Thursday, 23 March 2006

some press reaction to the Guardian interview

Updated Thursday evening

Some blog reactions also:
Jeff Jarvis on Comment is Free First church of media
PZ Myers
on Pharyngula Archbishop of Canterbury, anti-creationist, hat tip to Andrew Brown who has on helmintholog written Rowan, PZ, creationism

Other newspapers have followed up on the creationism aspect of the original interview:

Telegraph Jonathan Petre reported: Clarke opposes creation teaching which came twinned with a leader Intelligent by Design.  The Mirror seemed not to understand at all, with BAN BIBLE SCIENCE IN SCHOOL'.

The BBC gave more background with Fears over teaching creationism.

The Scotsman found another supporter: Scots church leader joins row over teaching of creationism in schools. In Glasgow, the Herald tried to explain all this in a feature article by Ron Ferguson: A battle that is all of their own creation

Sarah Lyall in the New York Times had Anglican Leader Says the Schools Shouldn't Teach Creationism while the Associated Press had Archbishop Opposed to Teaching Creationism

Reuters Paul Majendie said Anglican leader opposes creationism in schools.

The Guardian itself had a number of letters to the editor

Posted by Simon Sarmiento on Thursday, 23 March 2006 at 7:39am GMT | TrackBack
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Categorised as: Church of England

Coincidentally I blundered across this article today. It considers the thoughts of a Jewish Rabbi of over a century ago:

The article notes that Rabbi Abraham Isaac Kook saw no need to disprove evolution. Indeed, he saw Darwin’s theory as pointing to “the unfolding of the spiritual dimension of existence...” Rav Kook explicitly rejected the very moral logic of seeking God through the scientific means: “We do not base our faith in God on an inference from the existence of the world, or the character of the world, but on inner sensibility, on our disposition for the divine.”

Posted by: Cheryl Clough on Thursday, 23 March 2006 at 8:55am GMT

Hmm. The last two lectures I attended in London were one to celebrate 30 years of the Selfish gene, and the Boyle Lectures at St Mary le Bow. It struck me, listening to the atheist Dan Dennett, that he was giving exactly the same account of the emergence of consciousness as the Boyle lecturer, Philip Clayton. Christianity can adapt to any scientific theory. Whether the Bible can is another matter, of course. I suspect it is gross anachronism to read the Bible as compatible with a round earth, let alone a heliocentric solar system.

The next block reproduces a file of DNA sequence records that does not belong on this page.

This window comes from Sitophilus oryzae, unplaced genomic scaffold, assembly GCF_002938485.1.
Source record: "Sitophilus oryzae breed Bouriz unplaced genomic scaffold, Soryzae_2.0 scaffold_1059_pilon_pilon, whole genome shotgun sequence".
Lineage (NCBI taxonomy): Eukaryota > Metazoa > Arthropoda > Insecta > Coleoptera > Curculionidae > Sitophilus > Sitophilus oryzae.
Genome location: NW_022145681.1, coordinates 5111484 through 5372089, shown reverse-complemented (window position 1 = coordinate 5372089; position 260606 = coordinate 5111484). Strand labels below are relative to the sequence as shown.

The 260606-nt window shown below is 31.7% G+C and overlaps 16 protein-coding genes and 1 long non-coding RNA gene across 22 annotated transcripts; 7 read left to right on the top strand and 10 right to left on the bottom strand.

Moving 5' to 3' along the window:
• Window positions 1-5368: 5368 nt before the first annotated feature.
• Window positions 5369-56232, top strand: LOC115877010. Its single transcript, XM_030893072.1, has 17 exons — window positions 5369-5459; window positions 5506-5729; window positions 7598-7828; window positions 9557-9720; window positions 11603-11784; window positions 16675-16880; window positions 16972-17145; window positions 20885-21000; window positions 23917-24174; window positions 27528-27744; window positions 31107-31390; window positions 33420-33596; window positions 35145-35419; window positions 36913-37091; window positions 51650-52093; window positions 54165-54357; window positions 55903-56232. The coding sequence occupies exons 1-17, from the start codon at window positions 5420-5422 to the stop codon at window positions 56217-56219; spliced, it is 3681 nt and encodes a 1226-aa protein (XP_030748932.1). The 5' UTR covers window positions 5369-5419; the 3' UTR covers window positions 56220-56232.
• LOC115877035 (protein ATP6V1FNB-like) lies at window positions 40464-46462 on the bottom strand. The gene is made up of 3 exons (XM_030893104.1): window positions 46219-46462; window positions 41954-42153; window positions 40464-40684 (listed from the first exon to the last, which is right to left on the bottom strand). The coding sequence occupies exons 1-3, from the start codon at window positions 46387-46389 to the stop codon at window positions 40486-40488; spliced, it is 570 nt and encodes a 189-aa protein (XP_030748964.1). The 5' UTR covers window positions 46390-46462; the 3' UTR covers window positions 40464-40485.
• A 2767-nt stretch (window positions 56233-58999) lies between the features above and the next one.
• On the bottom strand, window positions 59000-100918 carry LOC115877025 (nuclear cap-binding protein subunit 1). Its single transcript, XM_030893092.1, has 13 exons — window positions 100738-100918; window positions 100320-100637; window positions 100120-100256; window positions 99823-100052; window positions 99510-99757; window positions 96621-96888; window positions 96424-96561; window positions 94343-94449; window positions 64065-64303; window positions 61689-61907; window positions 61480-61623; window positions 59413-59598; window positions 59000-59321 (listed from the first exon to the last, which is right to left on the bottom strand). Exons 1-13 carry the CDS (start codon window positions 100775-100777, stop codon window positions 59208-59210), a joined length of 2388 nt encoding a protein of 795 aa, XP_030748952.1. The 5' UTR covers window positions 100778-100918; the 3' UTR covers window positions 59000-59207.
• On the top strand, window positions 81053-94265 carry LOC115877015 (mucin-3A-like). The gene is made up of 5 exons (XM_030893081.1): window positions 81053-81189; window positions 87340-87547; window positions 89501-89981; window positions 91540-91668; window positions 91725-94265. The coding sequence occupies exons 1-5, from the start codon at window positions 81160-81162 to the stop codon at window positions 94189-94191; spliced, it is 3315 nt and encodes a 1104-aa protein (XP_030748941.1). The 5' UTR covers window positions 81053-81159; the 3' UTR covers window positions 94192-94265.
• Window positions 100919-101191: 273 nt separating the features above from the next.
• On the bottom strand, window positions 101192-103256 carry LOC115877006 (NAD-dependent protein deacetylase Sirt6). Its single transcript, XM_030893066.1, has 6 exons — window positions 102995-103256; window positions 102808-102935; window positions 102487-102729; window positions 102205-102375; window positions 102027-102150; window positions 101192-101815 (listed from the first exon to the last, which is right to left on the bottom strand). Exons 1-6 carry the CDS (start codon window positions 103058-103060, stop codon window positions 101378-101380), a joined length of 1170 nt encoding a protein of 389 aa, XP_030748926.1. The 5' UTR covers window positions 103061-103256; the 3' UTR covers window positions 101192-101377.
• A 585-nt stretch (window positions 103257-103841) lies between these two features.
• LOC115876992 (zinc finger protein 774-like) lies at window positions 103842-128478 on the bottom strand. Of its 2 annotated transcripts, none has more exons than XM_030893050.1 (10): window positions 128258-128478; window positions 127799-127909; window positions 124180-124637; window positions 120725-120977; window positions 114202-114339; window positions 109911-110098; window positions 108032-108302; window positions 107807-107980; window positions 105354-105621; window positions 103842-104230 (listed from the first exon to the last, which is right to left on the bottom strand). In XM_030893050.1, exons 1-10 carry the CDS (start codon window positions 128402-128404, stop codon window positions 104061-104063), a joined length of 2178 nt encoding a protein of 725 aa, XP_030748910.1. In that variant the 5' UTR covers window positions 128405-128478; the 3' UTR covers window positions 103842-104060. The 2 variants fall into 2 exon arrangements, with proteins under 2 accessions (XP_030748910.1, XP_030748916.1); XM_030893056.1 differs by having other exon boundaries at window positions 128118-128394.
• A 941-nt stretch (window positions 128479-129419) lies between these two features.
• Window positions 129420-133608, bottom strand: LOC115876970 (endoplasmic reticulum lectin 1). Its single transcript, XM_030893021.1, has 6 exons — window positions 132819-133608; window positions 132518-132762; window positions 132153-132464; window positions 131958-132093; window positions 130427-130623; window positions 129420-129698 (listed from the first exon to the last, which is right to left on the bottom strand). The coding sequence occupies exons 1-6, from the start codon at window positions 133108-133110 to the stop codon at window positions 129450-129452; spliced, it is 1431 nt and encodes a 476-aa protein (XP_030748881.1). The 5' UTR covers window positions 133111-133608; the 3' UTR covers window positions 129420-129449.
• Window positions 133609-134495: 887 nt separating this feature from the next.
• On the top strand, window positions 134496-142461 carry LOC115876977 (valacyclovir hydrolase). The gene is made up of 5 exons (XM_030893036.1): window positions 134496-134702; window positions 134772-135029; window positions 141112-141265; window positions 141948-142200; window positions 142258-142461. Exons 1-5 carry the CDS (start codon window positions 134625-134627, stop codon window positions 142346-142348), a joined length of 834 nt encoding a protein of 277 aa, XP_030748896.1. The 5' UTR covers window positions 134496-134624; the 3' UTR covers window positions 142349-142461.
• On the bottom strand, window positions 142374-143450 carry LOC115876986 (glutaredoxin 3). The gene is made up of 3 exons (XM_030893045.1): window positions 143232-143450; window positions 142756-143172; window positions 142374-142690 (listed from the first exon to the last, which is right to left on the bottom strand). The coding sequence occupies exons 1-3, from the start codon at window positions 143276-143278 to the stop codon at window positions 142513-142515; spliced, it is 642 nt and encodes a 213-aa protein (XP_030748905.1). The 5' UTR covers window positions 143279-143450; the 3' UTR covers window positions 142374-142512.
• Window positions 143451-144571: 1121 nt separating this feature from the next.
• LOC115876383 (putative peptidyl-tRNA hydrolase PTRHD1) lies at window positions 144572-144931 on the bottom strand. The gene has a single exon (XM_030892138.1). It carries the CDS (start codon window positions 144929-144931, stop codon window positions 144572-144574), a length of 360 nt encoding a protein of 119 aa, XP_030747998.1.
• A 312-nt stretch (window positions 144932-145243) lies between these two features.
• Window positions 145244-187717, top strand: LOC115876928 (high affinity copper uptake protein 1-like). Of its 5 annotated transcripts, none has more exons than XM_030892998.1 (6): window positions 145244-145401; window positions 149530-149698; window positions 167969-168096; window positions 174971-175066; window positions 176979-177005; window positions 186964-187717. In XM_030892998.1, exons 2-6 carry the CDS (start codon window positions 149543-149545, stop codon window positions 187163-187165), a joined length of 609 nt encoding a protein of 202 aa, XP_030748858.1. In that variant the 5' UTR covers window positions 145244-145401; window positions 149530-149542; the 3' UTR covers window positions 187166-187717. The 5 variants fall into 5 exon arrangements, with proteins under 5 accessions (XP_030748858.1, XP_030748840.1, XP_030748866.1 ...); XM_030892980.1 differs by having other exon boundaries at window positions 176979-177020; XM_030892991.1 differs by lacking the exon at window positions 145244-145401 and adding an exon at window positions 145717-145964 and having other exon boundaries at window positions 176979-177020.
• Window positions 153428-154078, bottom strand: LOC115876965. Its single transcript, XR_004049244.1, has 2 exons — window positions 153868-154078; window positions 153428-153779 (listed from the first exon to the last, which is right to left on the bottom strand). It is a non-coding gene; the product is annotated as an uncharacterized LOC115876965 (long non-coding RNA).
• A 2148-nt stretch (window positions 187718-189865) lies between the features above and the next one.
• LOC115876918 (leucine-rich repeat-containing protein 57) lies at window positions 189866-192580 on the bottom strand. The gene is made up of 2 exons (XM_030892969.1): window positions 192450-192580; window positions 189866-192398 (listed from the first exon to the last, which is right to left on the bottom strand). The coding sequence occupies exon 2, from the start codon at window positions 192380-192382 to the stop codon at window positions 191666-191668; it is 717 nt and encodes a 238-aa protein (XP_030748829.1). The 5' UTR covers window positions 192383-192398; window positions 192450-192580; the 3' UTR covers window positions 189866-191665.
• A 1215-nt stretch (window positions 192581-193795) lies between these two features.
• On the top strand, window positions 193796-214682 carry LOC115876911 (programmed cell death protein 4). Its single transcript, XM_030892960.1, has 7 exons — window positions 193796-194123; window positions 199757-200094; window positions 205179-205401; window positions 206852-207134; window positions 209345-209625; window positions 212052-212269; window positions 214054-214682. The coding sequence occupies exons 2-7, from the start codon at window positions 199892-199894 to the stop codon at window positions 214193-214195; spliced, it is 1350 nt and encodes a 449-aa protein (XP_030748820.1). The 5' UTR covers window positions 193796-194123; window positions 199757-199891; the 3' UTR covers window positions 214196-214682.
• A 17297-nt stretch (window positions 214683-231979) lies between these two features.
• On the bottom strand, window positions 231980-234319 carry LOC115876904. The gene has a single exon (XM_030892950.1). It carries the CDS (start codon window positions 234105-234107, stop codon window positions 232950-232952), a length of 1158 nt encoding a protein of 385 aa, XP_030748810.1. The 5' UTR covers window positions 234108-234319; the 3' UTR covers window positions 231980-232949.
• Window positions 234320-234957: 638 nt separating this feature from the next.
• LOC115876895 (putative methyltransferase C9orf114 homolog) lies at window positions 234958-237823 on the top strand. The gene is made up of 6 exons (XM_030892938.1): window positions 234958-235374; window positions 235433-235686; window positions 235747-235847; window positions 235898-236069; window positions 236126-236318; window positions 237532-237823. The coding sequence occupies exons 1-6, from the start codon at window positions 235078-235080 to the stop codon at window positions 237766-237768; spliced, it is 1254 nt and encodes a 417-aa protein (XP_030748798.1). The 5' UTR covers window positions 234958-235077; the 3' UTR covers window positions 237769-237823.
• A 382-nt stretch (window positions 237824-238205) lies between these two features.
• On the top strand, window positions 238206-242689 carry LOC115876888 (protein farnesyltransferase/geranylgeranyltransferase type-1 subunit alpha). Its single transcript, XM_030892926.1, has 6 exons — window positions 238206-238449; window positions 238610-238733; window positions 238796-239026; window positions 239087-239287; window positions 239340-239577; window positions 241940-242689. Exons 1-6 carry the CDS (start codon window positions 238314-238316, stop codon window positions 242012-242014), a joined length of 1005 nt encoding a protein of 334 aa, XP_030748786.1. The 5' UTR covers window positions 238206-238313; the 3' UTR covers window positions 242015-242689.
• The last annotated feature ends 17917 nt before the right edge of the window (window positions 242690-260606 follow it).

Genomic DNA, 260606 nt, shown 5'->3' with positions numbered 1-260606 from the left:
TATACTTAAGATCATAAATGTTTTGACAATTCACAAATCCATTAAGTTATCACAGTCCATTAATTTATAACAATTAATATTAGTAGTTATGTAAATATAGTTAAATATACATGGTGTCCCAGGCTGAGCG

The interesting point about the Dennett / Clayton reasoning is that we are left with the problem of where meaning and beauty were before there were creatures capable of recognising them. But that is too long to go into in a blog comment.

Posted by: Andrew Brown on Thursday, 23 March 2006 at 10:09am GMT

It's very instructive to read the actual transcript of the interview, and then to read what the press does with Rowan Williams' words. What begins as a subtle, careful conversation ends up as the archbishop announcing what 'side' he is on in one 'row' or another.

It should make us all pause every time we read the newspapers.

But then I note on another thread on TA that many people seem to have read the interview just as the press did -- looking for signs of which way the ABC will jump when the split comes. When he mentions Bonhoeffer, I think he's saying that there's a time when a person of integrity has to part ways with an institution-- but he specifically says 1) he's wary of the example because it could be seen as upping the ante, and 2) you can't predict or plan for when that moment will come. And he never says which faction he'll go with (in fact, if he follows his own advice in points 1 and 2, he couldn't say in any case).

Thanks, Cheryl, for the excellent article on Rabbi Kook. How far we have come from that kind of reasoned, unthreatened, and thoughtful religious discourse. (Can you imagine the reaction if a contemporary religious figure had the temerity to suggest, as Kook does, that popular religiosity is often crude to the point of parody?)

Posted by: Christopher Calderhead on Thursday, 23 March 2006 at 2:29pm GMT


Loved your posting. How I wish someone would.

I have no problem with the idea of an "intelligent designer". As my daughter says "God invented evolution".

I do have a problem with the creationism/earth is only 6000 years (or whatever old). My biggest fear is that it is a delusional form of thinking that has at its core that reality exists so that humans can exist. The next logical conclusion, is that we don't have to take responsibility for looking after reality, because God will fix it to please us, because it exists so we can exist. That fear is not unrealistic when you see the creationist camp against working on the environment, let alone a myriad of other biblical exhortations (you know, justice, mercy, compassion, peace making)...

Posted by: Cheryl Clough on Thursday, 23 March 2006 at 9:20pm GMT

I know it's old news but this article is too cute to ignore:

I particularly liked these parts: "“The issue is fogged by evolutionary fundamentalists who turn an excellent scientific explanation into an all-encompassing account of everything. They are dogmatic high priests of a new cult... The enriching thing about human life is that nothing is cut and dried: religious people keep falling down manholes and humanists keep falling down Godholes/"

Posted by: Cheryl Clough on Saturday, 25 March 2006 at 4:12pm GMT
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